In “Here is not Here”, Eastman, the aikido-practicing hermit that Morgan Jones befriends in the episode, is a spiritual counterbalance to the spiritual death that Morgan had suffered.
Morgan was not completely dead at the spiritual level, but almost.
Morgan was not right in the head after all the trauma he had to go through. Sometime after he met Rick, he descended into a cycle of degenerate thinking, believing that the meaning of his life was purging the earth of walkers. “Clearing”, as he called it.
Morgan finds a cabin after an event in which he kills a father and a son that were going to attack him.
The episode is about how Eastman pulls Morgan out from his spiritual death. Morgan attempts to kill Eastman and also rejects him. Eastman knocks him out and Morgan wakes up in a cell.
While being at his mercy, Morgan begs Eastman to kill him, but Eastman can’t stop bestowing kindnesses on Morgan.
In a moment during his days in the cell, before Morgan realizes that the cell in which Eastman did put him is not locked, Eastman throws Morgan a tiny book “The Art of Peace” through the bars of the cell. Aikido’s alternative to Tsun-Tzu if I’m not mistaken.
I think that how Eastman, a somewhat spiritual man that had lost everything was portrayed is a template for how a good spiritual person could survive in the end times.
But his lifestyle, philosophical stance, and moral stories that he shares with Morgan while valid for a world like the one in the series aren’t the message.
The spiritual message of this episode is a couple of lines he says at the end of the episode after a walker bit him when he saved Morgan from being bitten:
“You can stay here. You have enough food, power, security. For the rest of your life, you could stay here. But you shouldn’t stay here. Can’t expect such a splendid guest as yourself to show up. You stay here, you’ll be alone. You were alone. Everything is about people. Everything in this life that’s worth a damn. It couldn’t be just me. It shouldn’t be just you.”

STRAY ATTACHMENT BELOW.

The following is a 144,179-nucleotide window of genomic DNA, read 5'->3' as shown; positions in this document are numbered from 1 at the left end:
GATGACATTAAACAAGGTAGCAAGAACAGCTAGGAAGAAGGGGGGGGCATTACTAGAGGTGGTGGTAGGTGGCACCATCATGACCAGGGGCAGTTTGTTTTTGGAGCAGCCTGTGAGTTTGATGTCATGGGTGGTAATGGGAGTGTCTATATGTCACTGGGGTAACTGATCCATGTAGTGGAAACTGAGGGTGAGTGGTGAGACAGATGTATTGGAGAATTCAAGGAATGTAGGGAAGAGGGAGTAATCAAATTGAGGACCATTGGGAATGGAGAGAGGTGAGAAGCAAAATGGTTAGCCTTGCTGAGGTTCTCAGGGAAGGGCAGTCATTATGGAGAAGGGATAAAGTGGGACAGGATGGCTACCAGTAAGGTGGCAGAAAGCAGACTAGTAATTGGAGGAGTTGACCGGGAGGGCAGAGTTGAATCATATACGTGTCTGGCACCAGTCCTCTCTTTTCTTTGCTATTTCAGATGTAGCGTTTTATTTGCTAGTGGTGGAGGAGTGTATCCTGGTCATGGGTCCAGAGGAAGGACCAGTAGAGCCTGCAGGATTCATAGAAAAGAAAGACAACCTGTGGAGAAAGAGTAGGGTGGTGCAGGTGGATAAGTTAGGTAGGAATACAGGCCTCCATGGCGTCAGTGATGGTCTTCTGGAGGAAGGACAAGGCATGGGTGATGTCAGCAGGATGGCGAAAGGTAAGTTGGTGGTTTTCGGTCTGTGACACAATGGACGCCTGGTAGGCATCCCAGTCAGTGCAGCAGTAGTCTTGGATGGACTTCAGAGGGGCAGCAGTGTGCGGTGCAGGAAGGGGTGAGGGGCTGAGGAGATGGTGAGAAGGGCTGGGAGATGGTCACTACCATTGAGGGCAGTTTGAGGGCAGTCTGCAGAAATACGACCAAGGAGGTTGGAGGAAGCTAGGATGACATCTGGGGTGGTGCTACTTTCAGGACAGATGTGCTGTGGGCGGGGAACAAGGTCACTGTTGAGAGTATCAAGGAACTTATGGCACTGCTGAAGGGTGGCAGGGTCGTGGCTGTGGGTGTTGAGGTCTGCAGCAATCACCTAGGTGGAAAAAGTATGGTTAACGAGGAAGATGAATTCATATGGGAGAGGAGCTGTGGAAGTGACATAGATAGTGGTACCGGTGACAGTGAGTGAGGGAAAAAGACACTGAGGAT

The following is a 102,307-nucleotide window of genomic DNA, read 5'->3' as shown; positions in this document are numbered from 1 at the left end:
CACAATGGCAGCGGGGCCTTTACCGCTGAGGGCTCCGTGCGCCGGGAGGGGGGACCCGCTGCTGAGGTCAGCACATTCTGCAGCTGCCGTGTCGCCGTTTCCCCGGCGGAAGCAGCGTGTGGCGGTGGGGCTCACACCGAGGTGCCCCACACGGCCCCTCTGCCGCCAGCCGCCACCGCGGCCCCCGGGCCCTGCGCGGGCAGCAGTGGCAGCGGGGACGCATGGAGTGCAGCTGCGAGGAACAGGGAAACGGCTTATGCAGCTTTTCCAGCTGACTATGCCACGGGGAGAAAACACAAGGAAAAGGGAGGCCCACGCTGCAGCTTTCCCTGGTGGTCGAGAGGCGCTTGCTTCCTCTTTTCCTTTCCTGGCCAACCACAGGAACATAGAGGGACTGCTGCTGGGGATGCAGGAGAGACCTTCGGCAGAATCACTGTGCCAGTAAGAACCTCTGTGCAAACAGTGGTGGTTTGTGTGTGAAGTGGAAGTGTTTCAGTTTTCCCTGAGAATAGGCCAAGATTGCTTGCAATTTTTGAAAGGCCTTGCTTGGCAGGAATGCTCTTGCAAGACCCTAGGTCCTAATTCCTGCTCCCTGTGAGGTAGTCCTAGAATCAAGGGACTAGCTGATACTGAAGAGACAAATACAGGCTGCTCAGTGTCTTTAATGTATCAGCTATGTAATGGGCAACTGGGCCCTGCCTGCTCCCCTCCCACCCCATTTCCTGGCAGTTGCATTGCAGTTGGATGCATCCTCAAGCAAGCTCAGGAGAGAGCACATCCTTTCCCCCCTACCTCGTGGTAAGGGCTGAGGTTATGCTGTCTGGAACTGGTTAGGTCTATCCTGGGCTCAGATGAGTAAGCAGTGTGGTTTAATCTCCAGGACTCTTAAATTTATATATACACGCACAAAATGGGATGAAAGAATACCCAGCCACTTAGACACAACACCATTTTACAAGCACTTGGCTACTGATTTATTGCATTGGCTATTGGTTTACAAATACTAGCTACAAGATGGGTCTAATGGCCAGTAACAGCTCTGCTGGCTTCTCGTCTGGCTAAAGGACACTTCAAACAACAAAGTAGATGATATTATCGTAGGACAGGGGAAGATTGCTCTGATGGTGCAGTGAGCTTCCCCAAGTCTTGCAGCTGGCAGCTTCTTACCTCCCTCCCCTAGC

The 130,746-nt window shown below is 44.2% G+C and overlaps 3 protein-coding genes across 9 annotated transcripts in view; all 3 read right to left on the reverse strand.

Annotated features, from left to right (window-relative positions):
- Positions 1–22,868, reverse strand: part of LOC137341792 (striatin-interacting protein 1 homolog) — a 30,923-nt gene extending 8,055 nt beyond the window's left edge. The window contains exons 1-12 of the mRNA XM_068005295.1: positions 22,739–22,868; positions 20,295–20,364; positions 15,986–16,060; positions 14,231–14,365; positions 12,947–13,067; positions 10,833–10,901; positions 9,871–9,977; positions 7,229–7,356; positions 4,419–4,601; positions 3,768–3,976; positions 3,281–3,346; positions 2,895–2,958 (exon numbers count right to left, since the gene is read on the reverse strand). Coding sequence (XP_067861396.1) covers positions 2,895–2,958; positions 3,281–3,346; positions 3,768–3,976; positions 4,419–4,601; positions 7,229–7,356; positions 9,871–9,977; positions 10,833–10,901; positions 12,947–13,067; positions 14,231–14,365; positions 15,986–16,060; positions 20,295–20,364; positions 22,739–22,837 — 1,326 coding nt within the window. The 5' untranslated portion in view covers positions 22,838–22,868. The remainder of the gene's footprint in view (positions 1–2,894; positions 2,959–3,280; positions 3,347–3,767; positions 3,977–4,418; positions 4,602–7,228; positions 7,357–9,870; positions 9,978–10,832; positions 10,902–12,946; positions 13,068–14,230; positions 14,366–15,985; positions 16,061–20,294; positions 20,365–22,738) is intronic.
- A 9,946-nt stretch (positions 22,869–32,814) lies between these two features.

Eastman is alone and has achieved some functional level of self-sufficiency. He also has aikido, philosophy, and his goat and crops to keep him company. He also has his hobby of carving cross markers for the corpses he buries.
Still, while his spiritual aliveness is shown all through the episode, he wants more. This is shown around the middle of the episode when he plans a trip and tries to convince Morgan to go on the said trip with him.
Ultimately, after he was bitten and there’s no point going anywhere anymore, he reveals to Morgan the reason why he wanted to go on a trip. Because he realized that everything, even spiritual life, is about people.
Even if he had reached self-sufficiency, spiritual peace, and having lost his family to a psychopathic murderer he was on the way back from everything and pretty much already all played-out, Eastman still longed for a relational existence where people was the main reason.
If I should decompose “The Walking Dead” into a handful of threadbare, short statements that formed the story from S1 to S8, then I would say
It’s a story about the survival of communities from a grotesque anomaly, always featuring the obstacles of not just the direct victims of the said anomaly, the walkers, but also the antagonist survivors and their communities
It shows how to leave behind selfishness and start building a new civilization as a group of people, instead of the individualist lack of union of the old world
It’s a horror drama, with a heavy emphasis on the drama. Still, the horror parts are top-notch in production values and, as I see it, very enjoyable for horror fans
It shows a take on the politics of survival that gets your mind thinking, not just in the implications of a world destroyed by a biologic disaster, but about how the descent into unparalleled barbarity of humanity could be
It introduces young viewers, who haven’t lived life-and-death situations yet, to an illusion of the feeling of grief, when one of the characters we love, or root for, dies
It shows that in the case of a radical change of the world like the events happening in “The Walking Dead”, those who simply won’t be born to survive and would not have a cat in hell’s chance of staying alive, must join others who can protect them, and who also will act as a transformative influence.
I see the story that’s told from season one to season eight as self-contained and a guide to the apocalypse because it’s undeniable that the horrors the protagonists live go in a building up to a crescendo, with their lowest point being the Negan storyline.
With Negan, the highest challenge they faced, defeated and rotting in Alexandria’s jail at the end of the eighth season as proof of the power of adaptation and the fighting prowess of the protagonists, I see one to eight as a model to follow for survivors of the endgame.
The Editors of Entertainment Weekly. Hardwick, Chris (foreword). The Ultimate Guide to The Walking Dead. Time Inc. Books, 2016.
Bianculli, David. The Platinum Age of Television From I Love Lucy to the Walking Dead, How TV Became Terrific. Doubleday, 2016.
Langley, Travis. Russo, John. The Walking Dead Psychology Psych of the Living Dead. Sterling, 2015.
Strickland, Danielle J. The Zombie Gospel The Walking Dead and What It Means to Be Human. IVP Books, 2017.